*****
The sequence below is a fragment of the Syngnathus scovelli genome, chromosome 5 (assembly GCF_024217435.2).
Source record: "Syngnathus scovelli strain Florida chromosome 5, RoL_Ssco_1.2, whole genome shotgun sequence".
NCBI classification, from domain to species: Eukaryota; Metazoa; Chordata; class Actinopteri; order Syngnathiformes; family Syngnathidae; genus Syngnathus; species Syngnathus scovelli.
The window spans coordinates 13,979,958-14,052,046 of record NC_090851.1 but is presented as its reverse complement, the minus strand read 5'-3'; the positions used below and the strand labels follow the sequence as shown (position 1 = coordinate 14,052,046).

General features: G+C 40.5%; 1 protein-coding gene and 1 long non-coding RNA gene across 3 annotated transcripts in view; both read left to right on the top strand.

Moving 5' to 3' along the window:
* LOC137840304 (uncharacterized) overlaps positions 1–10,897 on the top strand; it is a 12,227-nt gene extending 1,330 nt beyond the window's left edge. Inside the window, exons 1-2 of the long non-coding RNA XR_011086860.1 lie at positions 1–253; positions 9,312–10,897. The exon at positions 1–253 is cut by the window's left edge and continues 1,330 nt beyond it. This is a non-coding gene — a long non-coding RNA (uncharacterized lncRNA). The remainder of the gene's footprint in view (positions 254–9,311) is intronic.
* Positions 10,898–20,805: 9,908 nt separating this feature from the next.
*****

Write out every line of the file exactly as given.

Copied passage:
The sequence below is a fragment of the Syngnathus scovelli genome, chromosome 5 (assembly GCF_024217435.2).
Source record: "Syngnathus scovelli strain Florida chromosome 5, RoL_Ssco_1.2, whole genome shotgun sequence".
NCBI classification, from domain to species: Eukaryota; Metazoa; Chordata; class Actinopteri; order Syngnathiformes; family Syngnathidae; genus Syngnathus; species Syngnathus scovelli.
The window spans coordinates 13,979,958-14,052,046 of record NC_090851.1 but is presented as its reverse complement, the minus strand read 5'-3'; the positions used below and the strand labels follow the sequence as shown (position 1 = coordinate 14,052,046).

General features: G+C 40.5%; 1 protein-coding gene and 1 long non-coding RNA gene across 3 annotated transcripts in view; both read left to right on the top strand.

Moving 5' to 3' along the window:
* LOC137840304 (uncharacterized) overlaps positions 1–10,897 on the top strand; it is a 12,227-nt gene extending 1,330 nt beyond the window's left edge. Inside the window, exons 1-2 of the long non-coding RNA XR_011086860.1 lie at positions 1–253; positions 9,312–10,897. The exon at positions 1–253 is cut by the window's left edge and continues 1,330 nt beyond it. This is a non-coding gene — a long non-coding RNA (uncharacterized lncRNA). The remainder of the gene's footprint in view (positions 254–9,311) is intronic.
* Positions 10,898–20,805: 9,908 nt separating this feature from the next.